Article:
A wood burning stove is only as good as the heat it can provide. With the purchase of a wood stove, the size of the stove really matters. Because this stove requires wood to produce heat, a stove with a bigger fireplace tends to produce more heat than one with a smaller fireplace. The amount of heat given out by the stove will thus be determined by the amount of wood it can burn in a particular period.
The only problem is that stoves are specified based on the nominal heat output. This means that the figures can be played with. For instance, a rating of 5KW can be given to different stoves based on the stove’s structure and other variances such as the wood used. But why would the manufacturer want to have the stove rated at 5KW or less, while they could add a log or two to provide 8KW? This is simply because in most states, stoves with 5KW or fewer ratings do not need to have an air vent in the room.
Our advice: If you are in a wood burning stove retail outlet, do not make your decision based on the BTU rating. Instead, compare the sizes of the firebox and think about the number of logs the stove can reasonably hold.
Factors To Consider When Buying Wood Stoves
Space To Be Heated
To determine which is the best wood stove size for your home, you need to understand your energy needs. To obtain these calculations, measure the length, width and height of your room. Multiply the three figures to give you the room’s volume. If the house is new and fitted with good installation, divide the volume by 25. If it has average to good insulation, divide its volume by 15. If the room has poor or no insulation, divide the volume by 10. If you aren’t sure about the insulation, divide the room’s volume by 15. The result you get from the divisions will be the room’s KW requirement. (Note: be sure to calculate the volume in meters).
Even with the calculations, some adjustments may be necessary to allow room for heat loss. The stove can never be 100% and will lose a lot of heat. The location of the stove may also determine the amount of heat enjoyed. If your goal is heating the whole house, place the stove in the central part of the house. Wood stoves are radiant heaters, meaning that areas adjacent to the stove will be warmer than those far from it. The heat produced has a tendency of darning up behind doors. This will only spill after enough heat has accumulated in the room. The heat can spread to adjacent rooms but will not easily find its way into back rooms or down narrow hallways. Consider having a small fan in the upper corner of the door headers to distribute the heat.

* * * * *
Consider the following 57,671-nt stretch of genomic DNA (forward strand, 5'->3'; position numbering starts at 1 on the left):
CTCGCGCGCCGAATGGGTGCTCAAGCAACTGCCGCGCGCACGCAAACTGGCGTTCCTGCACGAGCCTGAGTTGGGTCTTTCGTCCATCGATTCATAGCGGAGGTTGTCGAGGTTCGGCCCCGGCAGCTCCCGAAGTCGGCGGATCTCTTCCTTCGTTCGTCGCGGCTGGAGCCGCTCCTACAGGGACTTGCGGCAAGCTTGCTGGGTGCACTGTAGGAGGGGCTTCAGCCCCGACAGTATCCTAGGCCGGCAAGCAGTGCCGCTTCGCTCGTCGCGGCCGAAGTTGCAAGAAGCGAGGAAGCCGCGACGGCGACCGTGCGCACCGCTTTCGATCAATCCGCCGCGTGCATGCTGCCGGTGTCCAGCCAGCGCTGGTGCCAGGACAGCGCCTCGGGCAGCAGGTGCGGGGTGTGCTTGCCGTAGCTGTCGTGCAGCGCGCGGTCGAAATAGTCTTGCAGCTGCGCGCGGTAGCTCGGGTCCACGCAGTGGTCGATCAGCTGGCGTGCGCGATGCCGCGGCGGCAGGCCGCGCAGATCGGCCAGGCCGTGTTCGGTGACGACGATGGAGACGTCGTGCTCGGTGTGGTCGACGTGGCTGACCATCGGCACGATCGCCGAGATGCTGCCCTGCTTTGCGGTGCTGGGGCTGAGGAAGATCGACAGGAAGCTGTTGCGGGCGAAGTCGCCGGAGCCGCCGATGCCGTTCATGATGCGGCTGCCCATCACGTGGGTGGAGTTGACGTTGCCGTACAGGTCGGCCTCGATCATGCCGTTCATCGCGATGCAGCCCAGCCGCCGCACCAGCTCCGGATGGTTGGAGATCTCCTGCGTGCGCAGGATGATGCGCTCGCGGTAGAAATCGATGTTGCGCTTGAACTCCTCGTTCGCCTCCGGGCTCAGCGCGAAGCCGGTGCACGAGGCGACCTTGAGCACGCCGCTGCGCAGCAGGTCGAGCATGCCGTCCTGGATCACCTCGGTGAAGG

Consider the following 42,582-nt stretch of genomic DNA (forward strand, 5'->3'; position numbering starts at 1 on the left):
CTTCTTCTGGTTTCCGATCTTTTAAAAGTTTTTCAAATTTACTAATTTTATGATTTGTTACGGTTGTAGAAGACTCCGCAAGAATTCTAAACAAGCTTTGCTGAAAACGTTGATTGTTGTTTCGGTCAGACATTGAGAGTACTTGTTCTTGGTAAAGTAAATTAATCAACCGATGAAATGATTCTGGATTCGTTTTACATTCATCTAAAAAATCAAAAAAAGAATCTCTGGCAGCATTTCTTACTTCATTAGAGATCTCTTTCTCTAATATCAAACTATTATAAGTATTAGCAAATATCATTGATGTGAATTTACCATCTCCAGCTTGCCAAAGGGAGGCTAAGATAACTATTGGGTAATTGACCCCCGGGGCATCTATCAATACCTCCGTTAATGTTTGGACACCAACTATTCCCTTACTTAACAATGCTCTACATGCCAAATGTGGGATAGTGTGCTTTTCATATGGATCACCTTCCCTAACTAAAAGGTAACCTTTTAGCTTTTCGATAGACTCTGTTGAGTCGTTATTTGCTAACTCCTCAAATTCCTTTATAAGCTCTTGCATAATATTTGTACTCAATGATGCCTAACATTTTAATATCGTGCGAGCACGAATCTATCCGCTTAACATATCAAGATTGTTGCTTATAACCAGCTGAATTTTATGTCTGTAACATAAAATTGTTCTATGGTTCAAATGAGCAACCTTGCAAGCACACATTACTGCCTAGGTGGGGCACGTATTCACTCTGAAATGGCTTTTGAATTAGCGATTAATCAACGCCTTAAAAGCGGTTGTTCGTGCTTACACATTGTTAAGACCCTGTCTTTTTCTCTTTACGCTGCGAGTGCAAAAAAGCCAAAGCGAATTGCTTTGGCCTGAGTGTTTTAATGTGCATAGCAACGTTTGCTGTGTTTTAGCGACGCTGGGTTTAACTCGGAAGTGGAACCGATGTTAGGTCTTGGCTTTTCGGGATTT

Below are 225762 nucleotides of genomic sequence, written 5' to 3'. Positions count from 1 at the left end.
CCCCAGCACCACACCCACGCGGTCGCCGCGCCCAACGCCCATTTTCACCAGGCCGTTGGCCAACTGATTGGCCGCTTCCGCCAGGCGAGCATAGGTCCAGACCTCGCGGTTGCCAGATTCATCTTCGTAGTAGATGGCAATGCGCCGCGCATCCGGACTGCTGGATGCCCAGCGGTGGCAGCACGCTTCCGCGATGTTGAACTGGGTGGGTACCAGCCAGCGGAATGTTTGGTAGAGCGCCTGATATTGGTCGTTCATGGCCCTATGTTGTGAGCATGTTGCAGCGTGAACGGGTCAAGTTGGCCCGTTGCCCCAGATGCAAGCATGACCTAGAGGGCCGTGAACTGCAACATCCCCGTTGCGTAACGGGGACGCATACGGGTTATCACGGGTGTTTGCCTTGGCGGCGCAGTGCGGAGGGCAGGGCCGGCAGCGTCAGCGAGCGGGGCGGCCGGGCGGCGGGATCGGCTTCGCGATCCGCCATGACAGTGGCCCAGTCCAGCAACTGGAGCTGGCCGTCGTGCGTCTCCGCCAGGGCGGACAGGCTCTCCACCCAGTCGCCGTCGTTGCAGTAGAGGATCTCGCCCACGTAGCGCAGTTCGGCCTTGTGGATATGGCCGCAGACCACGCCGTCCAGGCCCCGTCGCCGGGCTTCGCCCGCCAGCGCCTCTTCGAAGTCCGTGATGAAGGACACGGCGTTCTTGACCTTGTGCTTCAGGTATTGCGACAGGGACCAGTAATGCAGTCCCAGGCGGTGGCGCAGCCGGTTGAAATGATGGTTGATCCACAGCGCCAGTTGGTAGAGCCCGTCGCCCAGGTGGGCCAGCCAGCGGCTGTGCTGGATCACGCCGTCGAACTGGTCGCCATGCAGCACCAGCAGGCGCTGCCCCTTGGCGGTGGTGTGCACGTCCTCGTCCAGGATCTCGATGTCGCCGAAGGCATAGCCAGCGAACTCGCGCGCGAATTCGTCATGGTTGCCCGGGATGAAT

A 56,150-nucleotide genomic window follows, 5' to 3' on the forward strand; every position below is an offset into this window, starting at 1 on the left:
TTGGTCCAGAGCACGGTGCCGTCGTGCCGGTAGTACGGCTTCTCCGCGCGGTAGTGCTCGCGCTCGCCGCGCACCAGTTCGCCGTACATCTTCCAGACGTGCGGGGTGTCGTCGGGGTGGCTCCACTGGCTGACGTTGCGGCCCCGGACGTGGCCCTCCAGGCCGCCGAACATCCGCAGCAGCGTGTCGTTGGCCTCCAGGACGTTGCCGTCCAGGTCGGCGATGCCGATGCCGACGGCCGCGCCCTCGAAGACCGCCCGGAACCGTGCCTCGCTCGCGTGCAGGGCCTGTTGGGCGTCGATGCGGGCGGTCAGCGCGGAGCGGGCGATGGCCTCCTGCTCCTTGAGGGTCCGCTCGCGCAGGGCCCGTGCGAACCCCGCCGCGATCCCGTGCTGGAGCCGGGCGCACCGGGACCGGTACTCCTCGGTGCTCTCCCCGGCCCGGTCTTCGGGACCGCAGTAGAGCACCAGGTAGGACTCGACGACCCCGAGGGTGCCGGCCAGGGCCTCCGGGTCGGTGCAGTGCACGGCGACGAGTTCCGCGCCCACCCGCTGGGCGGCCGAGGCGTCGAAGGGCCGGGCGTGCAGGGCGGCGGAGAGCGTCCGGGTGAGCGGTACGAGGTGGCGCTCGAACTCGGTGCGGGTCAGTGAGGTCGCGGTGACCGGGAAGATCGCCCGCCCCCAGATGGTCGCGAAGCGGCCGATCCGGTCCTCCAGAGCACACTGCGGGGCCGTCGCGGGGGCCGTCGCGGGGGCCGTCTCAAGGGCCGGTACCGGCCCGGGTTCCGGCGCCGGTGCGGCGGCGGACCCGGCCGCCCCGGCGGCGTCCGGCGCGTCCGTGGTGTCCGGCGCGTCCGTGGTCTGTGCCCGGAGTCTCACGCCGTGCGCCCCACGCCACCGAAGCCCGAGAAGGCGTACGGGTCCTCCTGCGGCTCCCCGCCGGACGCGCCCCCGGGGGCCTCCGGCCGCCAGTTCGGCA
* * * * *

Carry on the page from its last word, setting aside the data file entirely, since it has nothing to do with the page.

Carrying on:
When calculating your home’s volume, always consider the rooms that need to be heated only. Sizing the entire home can result to overheating, especially if the area is largely closed. This means that getting a small stove to heat a small room would be the best idea. However, if this room opens up to other rooms, heat may dissipate over the larger area. This may make you feel like you made the wrong choice.
How Much Heat Loss Do You Expect?
Heat loss is an integral part of the sizing equation. In theory, a room could be designed that only needs a light bulb to be well heated. However, this doesn’t apply in the real world. Heat loss is a fact of life. Whether your home’s design is modern or more conventional, natural factors such as solar gain, wind and the climate will always affect your home’s heating.
One of the major heat loss contributors is the difference in temperatures inside and outside the room. The higher the temperature difference, the greater the heat loss will be. This can be controlled when building the house or even after the house has been constructed. Locate the house where it will take advantage of the passive solar gain is one of the solutions. Alternatively, you can use building materials that absorb and store heat.
Calculating your heat loss
Heat loss is a figure that has always seemed to be elusive for an average homeowner. They may have realized that they are losing some heat, but qualifying it seems to be next to impossible. Heating and cooling engineers have come up with fairly accurate ways of determining the average amount of heat loss. This is done by measuring the net area of the window, wall and the roof and determining their heat transfer coefficients.
According to EPA’s study, an average home, 1600 square feet, in the cooler northern climates requires between 24,000 and 48,000 BTUs/hr during a typical winter. This is based on a single-story home made of wood, with double paned windows, 3 ½” insulation in the wall, 9” in the ceiling and 6 inches in the floor. If the house is poorly insulated, you would need to increase the figure by 20 or 30%. On the other hand, if it is super insulated; you will have to deduct a percentage.
The Type Of Fuel Used
There are different types of wood and every type has its estimated BTU output. They also have inherent rise and fall cycles which ought to be considered. The BTU content is mainly determined by the wood species and the moisture content. Burning well-seasoned dry hardwoods minimizes wood fuel irregularities. On the other hand, softwoods and wood high in moisture content increase fuel irregularities. Whether you cut your own wood or buy from the store, you need to know what heat output to expect. This is crucial in the wooden stove selection process.